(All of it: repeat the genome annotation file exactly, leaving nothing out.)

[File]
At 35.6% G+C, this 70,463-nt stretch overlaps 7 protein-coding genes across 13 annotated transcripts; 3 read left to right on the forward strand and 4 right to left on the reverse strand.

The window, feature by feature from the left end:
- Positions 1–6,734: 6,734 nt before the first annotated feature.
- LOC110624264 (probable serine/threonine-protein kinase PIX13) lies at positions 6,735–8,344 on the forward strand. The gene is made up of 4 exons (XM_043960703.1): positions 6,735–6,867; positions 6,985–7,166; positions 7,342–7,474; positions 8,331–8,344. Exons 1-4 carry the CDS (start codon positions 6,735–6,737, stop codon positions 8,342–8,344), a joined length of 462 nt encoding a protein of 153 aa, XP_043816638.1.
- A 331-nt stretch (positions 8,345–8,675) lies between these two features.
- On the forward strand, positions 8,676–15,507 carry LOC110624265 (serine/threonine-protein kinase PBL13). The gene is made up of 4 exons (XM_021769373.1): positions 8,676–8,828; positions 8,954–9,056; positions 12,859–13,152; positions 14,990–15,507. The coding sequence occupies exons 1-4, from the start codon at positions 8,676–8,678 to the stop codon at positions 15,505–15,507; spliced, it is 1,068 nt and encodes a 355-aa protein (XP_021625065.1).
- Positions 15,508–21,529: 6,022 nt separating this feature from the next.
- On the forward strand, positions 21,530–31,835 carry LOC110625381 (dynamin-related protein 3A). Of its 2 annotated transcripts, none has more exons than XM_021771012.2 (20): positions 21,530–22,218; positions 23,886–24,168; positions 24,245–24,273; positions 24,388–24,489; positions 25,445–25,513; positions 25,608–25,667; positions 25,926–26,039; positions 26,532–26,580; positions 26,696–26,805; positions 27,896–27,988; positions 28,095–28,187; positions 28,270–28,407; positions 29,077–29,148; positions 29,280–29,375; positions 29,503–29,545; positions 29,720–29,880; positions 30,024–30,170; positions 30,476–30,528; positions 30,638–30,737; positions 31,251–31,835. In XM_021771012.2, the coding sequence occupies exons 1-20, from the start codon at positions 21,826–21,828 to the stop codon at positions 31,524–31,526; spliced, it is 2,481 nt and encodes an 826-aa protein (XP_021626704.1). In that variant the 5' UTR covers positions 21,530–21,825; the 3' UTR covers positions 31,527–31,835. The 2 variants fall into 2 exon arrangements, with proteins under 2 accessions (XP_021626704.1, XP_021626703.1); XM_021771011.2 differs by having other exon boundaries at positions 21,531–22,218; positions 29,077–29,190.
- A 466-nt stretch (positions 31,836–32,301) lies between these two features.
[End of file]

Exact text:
At 35.6% G+C, this 70,463-nt stretch overlaps 7 protein-coding genes across 13 annotated transcripts; 3 read left to right on the forward strand and 4 right to left on the reverse strand.

The window, feature by feature from the left end:
- Positions 1–6,734: 6,734 nt before the first annotated feature.
- LOC110624264 (probable serine/threonine-protein kinase PIX13) lies at positions 6,735–8,344 on the forward strand. The gene is made up of 4 exons (XM_043960703.1): positions 6,735–6,867; positions 6,985–7,166; positions 7,342–7,474; positions 8,331–8,344. Exons 1-4 carry the CDS (start codon positions 6,735–6,737, stop codon positions 8,342–8,344), a joined length of 462 nt encoding a protein of 153 aa, XP_043816638.1.
- A 331-nt stretch (positions 8,345–8,675) lies between these two features.
- On the forward strand, positions 8,676–15,507 carry LOC110624265 (serine/threonine-protein kinase PBL13). The gene is made up of 4 exons (XM_021769373.1): positions 8,676–8,828; positions 8,954–9,056; positions 12,859–13,152; positions 14,990–15,507. The coding sequence occupies exons 1-4, from the start codon at positions 8,676–8,678 to the stop codon at positions 15,505–15,507; spliced, it is 1,068 nt and encodes a 355-aa protein (XP_021625065.1).
- Positions 15,508–21,529: 6,022 nt separating this feature from the next.
- On the forward strand, positions 21,530–31,835 carry LOC110625381 (dynamin-related protein 3A). Of its 2 annotated transcripts, none has more exons than XM_021771012.2 (20): positions 21,530–22,218; positions 23,886–24,168; positions 24,245–24,273; positions 24,388–24,489; positions 25,445–25,513; positions 25,608–25,667; positions 25,926–26,039; positions 26,532–26,580; positions 26,696–26,805; positions 27,896–27,988; positions 28,095–28,187; positions 28,270–28,407; positions 29,077–29,148; positions 29,280–29,375; positions 29,503–29,545; positions 29,720–29,880; positions 30,024–30,170; positions 30,476–30,528; positions 30,638–30,737; positions 31,251–31,835. In XM_021771012.2, the coding sequence occupies exons 1-20, from the start codon at positions 21,826–21,828 to the stop codon at positions 31,524–31,526; spliced, it is 2,481 nt and encodes an 826-aa protein (XP_021626704.1). In that variant the 5' UTR covers positions 21,530–21,825; the 3' UTR covers positions 31,527–31,835. The 2 variants fall into 2 exon arrangements, with proteins under 2 accessions (XP_021626704.1, XP_021626703.1); XM_021771011.2 differs by having other exon boundaries at positions 21,531–22,218; positions 29,077–29,190.
- A 466-nt stretch (positions 31,836–32,301) lies between these two features.